“Between the conception
And the creation
Between the emotion
And the response
Falls the shadow”
T.S. Eliot 1925

So you’ve decided to tackle the frustrating and inefficient writing practices at your workplace. Well done! You already understand that poor writing costs. But as T.S. Elliot told us, desiring a new state of being is only the first step. To achieve our desired state we must act.

Step 1
Show the way. Lead the change you want to see every day – mentor, reinforce, and evaluate.

Provide explicit direction; make sure your writers know exactly what you want. Can they provide you with the answers to the following questions?
1. Who is my target audience? What do they need to know? What might they already know? What information will they respond to best?
2. What are my goals? Am I informing? Persuading? Directing?

Provide constructive feedback: “I lost meaning in this section because your sentences do not have a clear subject and an active verb pattern.” Or “The final summary of your report has been written in the passive voice, please change to the active.” Or “Paragraph X is unnecessary for this audience.”

Provide quality exemplars and regularly share examples of good writing. Make it clear that the act of writing for a reader is relational. Just as readers use strategies to decipher text and meaning so must writers use strategies to infuse their text with meaning for readers.


Step 2
Take your time. Building a new skill happens slowly, your writers will need space to review, evaluate, and reflect.

Create communities of practice. Pair weaker writers with stronger writers. Give weaker writers opportunities to observe the thinking and actions of stronger writers. Encourage weaker writers to emulate their stronger colleagues.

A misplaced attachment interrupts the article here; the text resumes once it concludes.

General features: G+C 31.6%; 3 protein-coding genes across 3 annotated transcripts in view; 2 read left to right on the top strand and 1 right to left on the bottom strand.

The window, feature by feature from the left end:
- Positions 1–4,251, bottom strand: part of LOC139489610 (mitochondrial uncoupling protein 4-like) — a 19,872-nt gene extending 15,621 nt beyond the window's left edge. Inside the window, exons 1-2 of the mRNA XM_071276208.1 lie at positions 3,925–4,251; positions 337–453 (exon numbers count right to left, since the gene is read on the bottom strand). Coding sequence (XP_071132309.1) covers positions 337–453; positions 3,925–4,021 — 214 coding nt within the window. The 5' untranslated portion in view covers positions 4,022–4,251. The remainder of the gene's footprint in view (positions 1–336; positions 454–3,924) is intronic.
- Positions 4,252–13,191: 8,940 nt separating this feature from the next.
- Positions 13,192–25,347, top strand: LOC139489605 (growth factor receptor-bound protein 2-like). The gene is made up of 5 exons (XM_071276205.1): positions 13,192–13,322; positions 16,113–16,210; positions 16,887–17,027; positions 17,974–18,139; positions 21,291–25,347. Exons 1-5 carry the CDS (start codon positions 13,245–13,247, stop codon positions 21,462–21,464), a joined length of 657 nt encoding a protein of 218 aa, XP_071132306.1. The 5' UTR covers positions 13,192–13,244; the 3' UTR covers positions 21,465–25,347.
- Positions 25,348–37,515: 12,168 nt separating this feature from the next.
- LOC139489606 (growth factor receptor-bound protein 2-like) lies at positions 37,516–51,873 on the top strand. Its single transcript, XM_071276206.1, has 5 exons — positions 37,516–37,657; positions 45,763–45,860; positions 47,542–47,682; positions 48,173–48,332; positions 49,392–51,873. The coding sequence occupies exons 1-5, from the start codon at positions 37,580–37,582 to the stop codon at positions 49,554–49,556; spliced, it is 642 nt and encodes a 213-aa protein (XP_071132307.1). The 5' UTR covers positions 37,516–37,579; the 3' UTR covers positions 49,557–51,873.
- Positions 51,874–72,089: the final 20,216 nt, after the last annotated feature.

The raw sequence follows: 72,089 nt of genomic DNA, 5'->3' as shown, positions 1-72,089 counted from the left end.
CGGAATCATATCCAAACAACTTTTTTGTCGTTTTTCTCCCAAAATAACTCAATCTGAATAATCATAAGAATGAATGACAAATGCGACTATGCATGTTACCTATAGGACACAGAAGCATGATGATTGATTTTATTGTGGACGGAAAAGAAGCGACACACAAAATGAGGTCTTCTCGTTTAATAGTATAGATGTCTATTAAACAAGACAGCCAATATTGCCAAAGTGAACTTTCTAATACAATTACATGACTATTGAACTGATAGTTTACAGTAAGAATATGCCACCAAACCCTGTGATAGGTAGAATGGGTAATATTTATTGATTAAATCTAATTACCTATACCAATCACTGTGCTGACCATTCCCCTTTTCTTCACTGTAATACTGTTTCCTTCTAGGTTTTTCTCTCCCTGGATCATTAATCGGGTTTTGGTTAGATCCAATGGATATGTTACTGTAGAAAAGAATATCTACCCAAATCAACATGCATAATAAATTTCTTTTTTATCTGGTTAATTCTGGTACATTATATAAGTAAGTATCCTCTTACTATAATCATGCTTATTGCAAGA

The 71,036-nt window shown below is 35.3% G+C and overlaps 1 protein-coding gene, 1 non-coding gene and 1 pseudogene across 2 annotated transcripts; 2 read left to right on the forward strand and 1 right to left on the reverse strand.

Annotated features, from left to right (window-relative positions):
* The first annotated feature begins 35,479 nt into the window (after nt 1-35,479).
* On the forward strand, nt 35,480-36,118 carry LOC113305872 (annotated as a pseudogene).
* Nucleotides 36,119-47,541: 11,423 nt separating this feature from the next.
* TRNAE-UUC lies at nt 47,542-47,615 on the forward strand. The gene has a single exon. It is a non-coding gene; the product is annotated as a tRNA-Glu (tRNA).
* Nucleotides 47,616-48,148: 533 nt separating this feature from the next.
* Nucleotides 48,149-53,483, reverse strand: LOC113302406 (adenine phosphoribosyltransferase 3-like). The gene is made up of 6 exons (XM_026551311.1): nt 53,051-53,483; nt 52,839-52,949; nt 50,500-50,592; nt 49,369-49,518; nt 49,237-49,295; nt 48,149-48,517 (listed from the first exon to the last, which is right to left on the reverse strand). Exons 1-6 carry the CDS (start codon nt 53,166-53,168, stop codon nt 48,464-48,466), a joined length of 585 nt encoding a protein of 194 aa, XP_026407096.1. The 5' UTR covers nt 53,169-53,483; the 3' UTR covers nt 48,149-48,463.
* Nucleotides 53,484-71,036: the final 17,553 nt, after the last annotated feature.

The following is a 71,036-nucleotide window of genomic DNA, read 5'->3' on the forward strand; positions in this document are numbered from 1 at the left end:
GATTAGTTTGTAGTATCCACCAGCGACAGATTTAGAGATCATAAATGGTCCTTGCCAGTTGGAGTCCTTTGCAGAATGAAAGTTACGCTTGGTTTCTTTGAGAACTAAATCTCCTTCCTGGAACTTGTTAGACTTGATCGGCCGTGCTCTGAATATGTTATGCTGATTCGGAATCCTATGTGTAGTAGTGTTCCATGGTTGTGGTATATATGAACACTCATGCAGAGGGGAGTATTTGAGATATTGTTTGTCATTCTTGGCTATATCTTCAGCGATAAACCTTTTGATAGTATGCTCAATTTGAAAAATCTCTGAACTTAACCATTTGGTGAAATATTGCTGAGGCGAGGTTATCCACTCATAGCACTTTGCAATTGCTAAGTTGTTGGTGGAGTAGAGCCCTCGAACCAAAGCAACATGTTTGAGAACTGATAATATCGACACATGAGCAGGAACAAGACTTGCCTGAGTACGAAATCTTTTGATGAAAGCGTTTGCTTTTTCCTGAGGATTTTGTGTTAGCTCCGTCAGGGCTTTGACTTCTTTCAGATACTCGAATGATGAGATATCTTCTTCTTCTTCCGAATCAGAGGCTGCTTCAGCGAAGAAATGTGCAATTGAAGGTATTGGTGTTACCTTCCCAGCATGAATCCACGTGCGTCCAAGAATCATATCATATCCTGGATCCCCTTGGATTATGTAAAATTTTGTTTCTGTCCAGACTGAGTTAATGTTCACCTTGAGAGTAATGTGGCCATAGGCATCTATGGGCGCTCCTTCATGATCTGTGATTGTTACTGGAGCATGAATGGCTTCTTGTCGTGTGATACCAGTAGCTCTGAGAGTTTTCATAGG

Make time for writers to peer review each other’s writing. Opportunities that allow for reflection and evaluation will deepen a writer’s understanding of effective writing and reinforce their use of effective writing strategies.

Ask yourself – is it will or skill? For very poor writers, there may be literacy and/or learning disabilities. Put in place scaffolds of support. Provide non-judgemental writing buddies to help with revising and proofreading. Provide editing services or one on one coaching. Invest in I.T. solutions; there are many excellent speech to text apps available online.


Step 3
Create opportunities for change. Our actions will always speak louder than our words.

Provide training opportunities:
1. Make sure you know your writers’ needs first. Ensure any instruction is going to meet the specific needs of your writers. One size does not fit all.
2. After training follow up with mini clinics, one on one coaching opportunities and team peer review sessions. Your writers will need multiple opportunities to reinforce their new skills and behaviours before they become automatic.

Keep in mind that learning a new skill is risky, there’s always the chance we might fail. Give your writers opportunities to embed, trial, and take risks without fear of ridicule.

Provide fortnightly, monthly or quarterly writing clinics. Highlight that all effective writers have strategies that support them through the writing process. They: define their audience, organise their ideas, gather information, research, analyse, draft, revise and edit.

Create a quarterly newsletter or email that shares examples of quality writing at your place. Highlight those writers who have improved and/or excelled recently. Include writing tips and strategies. Circulate online links to teaching and coaching websites.